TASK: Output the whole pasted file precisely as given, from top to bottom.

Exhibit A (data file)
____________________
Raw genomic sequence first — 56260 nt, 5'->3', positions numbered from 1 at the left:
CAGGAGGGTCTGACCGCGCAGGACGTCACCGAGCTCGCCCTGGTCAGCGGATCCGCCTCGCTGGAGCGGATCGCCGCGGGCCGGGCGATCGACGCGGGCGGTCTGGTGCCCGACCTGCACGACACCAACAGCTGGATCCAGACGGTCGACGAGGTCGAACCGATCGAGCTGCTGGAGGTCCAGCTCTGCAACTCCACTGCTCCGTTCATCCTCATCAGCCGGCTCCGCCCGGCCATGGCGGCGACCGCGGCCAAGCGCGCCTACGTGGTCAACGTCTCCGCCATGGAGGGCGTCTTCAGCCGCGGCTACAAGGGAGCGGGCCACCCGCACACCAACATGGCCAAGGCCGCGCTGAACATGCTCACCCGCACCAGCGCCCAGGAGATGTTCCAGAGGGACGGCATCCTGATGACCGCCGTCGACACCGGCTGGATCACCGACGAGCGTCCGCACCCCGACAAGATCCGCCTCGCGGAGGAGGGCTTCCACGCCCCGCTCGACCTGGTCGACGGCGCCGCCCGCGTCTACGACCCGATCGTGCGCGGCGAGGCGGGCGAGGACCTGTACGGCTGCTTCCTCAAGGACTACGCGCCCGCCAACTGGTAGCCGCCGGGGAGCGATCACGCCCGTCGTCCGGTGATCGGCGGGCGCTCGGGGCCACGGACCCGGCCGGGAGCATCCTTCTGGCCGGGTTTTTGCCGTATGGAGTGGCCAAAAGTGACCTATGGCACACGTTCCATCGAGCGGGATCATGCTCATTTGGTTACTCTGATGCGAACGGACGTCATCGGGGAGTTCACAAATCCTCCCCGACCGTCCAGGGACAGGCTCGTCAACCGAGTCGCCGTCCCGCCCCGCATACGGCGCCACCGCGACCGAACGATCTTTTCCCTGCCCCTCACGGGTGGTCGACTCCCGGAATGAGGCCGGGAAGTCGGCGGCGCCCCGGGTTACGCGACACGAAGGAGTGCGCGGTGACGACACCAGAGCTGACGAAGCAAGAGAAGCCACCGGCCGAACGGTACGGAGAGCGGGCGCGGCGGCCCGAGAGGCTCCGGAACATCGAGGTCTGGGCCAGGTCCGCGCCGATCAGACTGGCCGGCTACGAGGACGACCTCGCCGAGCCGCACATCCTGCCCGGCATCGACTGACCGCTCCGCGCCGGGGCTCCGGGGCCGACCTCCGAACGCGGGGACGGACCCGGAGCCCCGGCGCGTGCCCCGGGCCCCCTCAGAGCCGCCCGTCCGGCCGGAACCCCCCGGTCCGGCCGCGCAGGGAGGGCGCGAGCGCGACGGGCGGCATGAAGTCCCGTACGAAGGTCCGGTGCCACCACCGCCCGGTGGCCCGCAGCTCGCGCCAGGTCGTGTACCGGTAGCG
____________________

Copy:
Raw genomic sequence first — 56260 nt, 5'->3', positions numbered from 1 at the left:
CAGGAGGGTCTGACCGCGCAGGACGTCACCGAGCTCGCCCTGGTCAGCGGATCCGCCTCGCTGGAGCGGATCGCCGCGGGCCGGGCGATCGACGCGGGCGGTCTGGTGCCCGACCTGCACGACACCAACAGCTGGATCCAGACGGTCGACGAGGTCGAACCGATCGAGCTGCTGGAGGTCCAGCTCTGCAACTCCACTGCTCCGTTCATCCTCATCAGCCGGCTCCGCCCGGCCATGGCGGCGACCGCGGCCAAGCGCGCCTACGTGGTCAACGTCTCCGCCATGGAGGGCGTCTTCAGCCGCGGCTACAAGGGAGCGGGCCACCCGCACACCAACATGGCCAAGGCCGCGCTGAACATGCTCACCCGCACCAGCGCCCAGGAGATGTTCCAGAGGGACGGCATCCTGATGACCGCCGTCGACACCGGCTGGATCACCGACGAGCGTCCGCACCCCGACAAGATCCGCCTCGCGGAGGAGGGCTTCCACGCCCCGCTCGACCTGGTCGACGGCGCCGCCCGCGTCTACGACCCGATCGTGCGCGGCGAGGCGGGCGAGGACCTGTACGGCTGCTTCCTCAAGGACTACGCGCCCGCCAACTGGTAGCCGCCGGGGAGCGATCACGCCCGTCGTCCGGTGATCGGCGGGCGCTCGGGGCCACGGACCCGGCCGGGAGCATCCTTCTGGCCGGGTTTTTGCCGTATGGAGTGGCCAAAAGTGACCTATGGCACACGTTCCATCGAGCGGGATCATGCTCATTTGGTTACTCTGATGCGAACGGACGTCATCGGGGAGTTCACAAATCCTCCCCGACCGTCCAGGGACAGGCTCGTCAACCGAGTCGCCGTCCCGCCCCGCATACGGCGCCACCGCGACCGAACGATCTTTTCCCTGCCCCTCACGGGTGGTCGACTCCCGGAATGAGGCCGGGAAGTCGGCGGCGCCCCGGGTTACGCGACACGAAGGAGTGCGCGGTGACGACACCAGAGCTGACGAAGCAAGAGAAGCCACCGGCCGAACGGTACGGAGAGCGGGCGCGGCGGCCCGAGAGGCTCCGGAACATCGAGGTCTGGGCCAGGTCCGCGCCGATCAGACTGGCCGGCTACGAGGACGACCTCGCCGAGCCGCACATCCTGCCCGGCATCGACTGACCGCTCCGCGCCGGGGCTCCGGGGCCGACCTCCGAACGCGGGGACGGACCCGGAGCCCCGGCGCGTGCCCCGGGCCCCCTCAGAGCCGCCCGTCCGGCCGGAACCCCCCGGTCCGGCCGCGCAGGGAGGGCGCGAGCGCGACGGGCGGCATGAAGTCCCGTACGAAGGTCCGGTGCCACCACCGCCCGGTGGCCCGCAGCTCGCGCCAGGTCGTGTACCGGTAGCG